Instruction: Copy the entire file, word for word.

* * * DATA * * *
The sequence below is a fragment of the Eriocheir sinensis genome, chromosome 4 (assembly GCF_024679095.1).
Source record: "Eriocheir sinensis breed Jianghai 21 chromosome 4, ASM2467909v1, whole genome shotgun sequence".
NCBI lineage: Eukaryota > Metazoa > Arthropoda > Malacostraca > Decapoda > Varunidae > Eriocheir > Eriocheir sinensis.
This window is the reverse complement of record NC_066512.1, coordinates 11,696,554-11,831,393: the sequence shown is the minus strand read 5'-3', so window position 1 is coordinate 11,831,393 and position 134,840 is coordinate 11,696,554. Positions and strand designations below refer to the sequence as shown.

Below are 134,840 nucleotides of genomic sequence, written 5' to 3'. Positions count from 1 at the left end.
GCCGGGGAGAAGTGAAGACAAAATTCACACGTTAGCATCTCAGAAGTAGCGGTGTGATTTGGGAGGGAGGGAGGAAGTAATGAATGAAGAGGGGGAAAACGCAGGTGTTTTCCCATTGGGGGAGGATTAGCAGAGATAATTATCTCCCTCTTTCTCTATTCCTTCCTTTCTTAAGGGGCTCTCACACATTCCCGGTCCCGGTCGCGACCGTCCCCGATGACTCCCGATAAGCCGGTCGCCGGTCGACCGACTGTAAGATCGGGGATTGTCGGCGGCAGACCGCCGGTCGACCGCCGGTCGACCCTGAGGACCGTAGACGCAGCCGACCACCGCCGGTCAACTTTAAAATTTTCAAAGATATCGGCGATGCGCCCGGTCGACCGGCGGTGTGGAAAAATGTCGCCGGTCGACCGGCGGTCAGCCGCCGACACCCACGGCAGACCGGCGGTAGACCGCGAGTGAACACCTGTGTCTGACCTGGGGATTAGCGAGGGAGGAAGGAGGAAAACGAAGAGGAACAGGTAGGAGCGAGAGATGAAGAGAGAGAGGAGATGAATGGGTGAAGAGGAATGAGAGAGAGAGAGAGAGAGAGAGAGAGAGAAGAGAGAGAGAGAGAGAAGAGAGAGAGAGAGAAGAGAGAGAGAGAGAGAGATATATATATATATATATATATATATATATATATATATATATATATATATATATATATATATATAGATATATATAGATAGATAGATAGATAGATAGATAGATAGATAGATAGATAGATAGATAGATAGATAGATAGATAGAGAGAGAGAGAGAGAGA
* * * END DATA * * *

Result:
The sequence below is a fragment of the Eriocheir sinensis genome, chromosome 4 (assembly GCF_024679095.1).
Source record: "Eriocheir sinensis breed Jianghai 21 chromosome 4, ASM2467909v1, whole genome shotgun sequence".
NCBI lineage: Eukaryota > Metazoa > Arthropoda > Malacostraca > Decapoda > Varunidae > Eriocheir > Eriocheir sinensis.
This window is the reverse complement of record NC_066512.1, coordinates 11,696,554-11,831,393: the sequence shown is the minus strand read 5'-3', so window position 1 is coordinate 11,831,393 and position 134,840 is coordinate 11,696,554. Positions and strand designations below refer to the sequence as shown.

Below are 134,840 nucleotides of genomic sequence, written 5' to 3'. Positions count from 1 at the left end.
GCCGGGGAGAAGTGAAGACAAAATTCACACGTTAGCATCTCAGAAGTAGCGGTGTGATTTGGGAGGGAGGGAGGAAGTAATGAATGAAGAGGGGGAAAACGCAGGTGTTTTCCCATTGGGGGAGGATTAGCAGAGATAATTATCTCCCTCTTTCTCTATTCCTTCCTTTCTTAAGGGGCTCTCACACATTCCCGGTCCCGGTCGCGACCGTCCCCGATGACTCCCGATAAGCCGGTCGCCGGTCGACCGACTGTAAGATCGGGGATTGTCGGCGGCAGACCGCCGGTCGACCGCCGGTCGACCCTGAGGACCGTAGACGCAGCCGACCACCGCCGGTCAACTTTAAAATTTTCAAAGATATCGGCGATGCGCCCGGTCGACCGGCGGTGTGGAAAAATGTCGCCGGTCGACCGGCGGTCAGCCGCCGACACCCACGGCAGACCGGCGGTAGACCGCGAGTGAACACCTGTGTCTGACCTGGGGATTAGCGAGGGAGGAAGGAGGAAAACGAAGAGGAACAGGTAGGAGCGAGAGATGAAGAGAGAGAGGAGATGAATGGGTGAAGAGGAATGAGAGAGAGAGAGAGAGAGAGAGAGAGAGAAGAGAGAGAGAGAGAGAAGAGAGAGAGAGAGAAGAGAGAGAGAGAGAGAGATATATATATATATATATATATATATATATATATATATATATATATATATATATATATATATATAGATATATATAGATAGATAGATAGATAGATAGATAGATAGATAGATAGATAGATAGATAGATAGATAGATAGATAGAGAGAGAGAGAGAGAGA